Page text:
Courses to resume online for high school students on Wednesday

Broadview+Editor-in-Chief+Gray+Timberlake+leads+a+staff+meeting+via+Zoom+on+the+evening+of+March+13%2C+2020.+Convent+%26+Stuart+Hall+will+use+the+video+conferencing+application+as+part+of+its+delivery+of+coursework+during+the+closure+of+the+school+campuses.

Broadview Editor-in-Chief Gray Timberlake leads a staff meeting via Zoom on the evening of March 13, 2020. Convent & Stuart Hall will use the video conferencing application as part of its delivery of coursework during the closure of the school campuses.

Alina Kushner, Reporter

As COVID-19 spreads through the country and with 37 confirmed cases in San Francisco as of 10 a.m. today, Convent & Stuart Hall is transitioning to online learning as means of students and teachers to maintain social distancing.

Students will be participating in their classes online using Zoom, a group video chat application and app, along with the school’s learning management system to continue classes while campus is closed. Teachers will work on their lesson plans and preparations for online instruction on March 16 and 17, with online classes officially starting on March 18.

“I’m still trying to figure it out, but I have some ideas on what I’m planning to do to teach,” mathematics teacher Caroline Norris said. “I will prerecord lessons where I teach the class and have it showing on my iPad so that students can follow along and take notes.”

Staying home and limiting social interaction is critical to slowing down transmission of the coronavirus, according to a March 10 panel of medical professionals at the University of San Francisco.  Their findings predicted 160 million people will be affected by the virus within the next 12-18 months and 1.5 million Americans will die, according to widely-circulated notes by Dr. Jordan Shlain on LinkedIn.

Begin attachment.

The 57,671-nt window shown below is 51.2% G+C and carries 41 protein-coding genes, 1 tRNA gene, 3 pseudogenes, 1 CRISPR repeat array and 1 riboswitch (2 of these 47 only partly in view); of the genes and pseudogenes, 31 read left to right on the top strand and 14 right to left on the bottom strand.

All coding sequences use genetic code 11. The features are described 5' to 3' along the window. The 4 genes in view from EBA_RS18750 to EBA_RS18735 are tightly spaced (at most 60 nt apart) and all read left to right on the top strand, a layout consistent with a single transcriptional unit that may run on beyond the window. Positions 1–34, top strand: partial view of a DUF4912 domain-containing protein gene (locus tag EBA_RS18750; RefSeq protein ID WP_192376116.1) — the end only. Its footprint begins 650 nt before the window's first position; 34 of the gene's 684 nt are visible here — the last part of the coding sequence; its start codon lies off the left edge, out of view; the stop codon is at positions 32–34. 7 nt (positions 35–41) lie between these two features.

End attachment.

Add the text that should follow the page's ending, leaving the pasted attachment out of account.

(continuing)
“I think it’s good that school’s closing, but it’s unfortunate because I would rather not miss school,” freshman Natalie Posner said. “I would much rather be face-to-face with all my teachers.”

While at home and not working on coursework, students can still stay active and occupied by doing outdoor activities as walks and runs as long as they keep at least a 6-foot distance from others, according to the Centers for Disease Control.

“I will do the Nike Training app as a workout because my swim team was cancelled and so was the school swim team,” Posner said. “I’m also planning to FaceTime my friends.”

Aside from social distancing, the best way to prevent illness spreading is by washing hands and not touching the face since coronavirus can enter the body through the eyes, nose and mouth. The CDC also recommends cleaning frequently touched surfaces.

“I think it will be crazy to see how our classes will change,” sophomore Finley Simon said. “For art class, we had to take home some art supplies because we won’t have any access to those things at home.”

 

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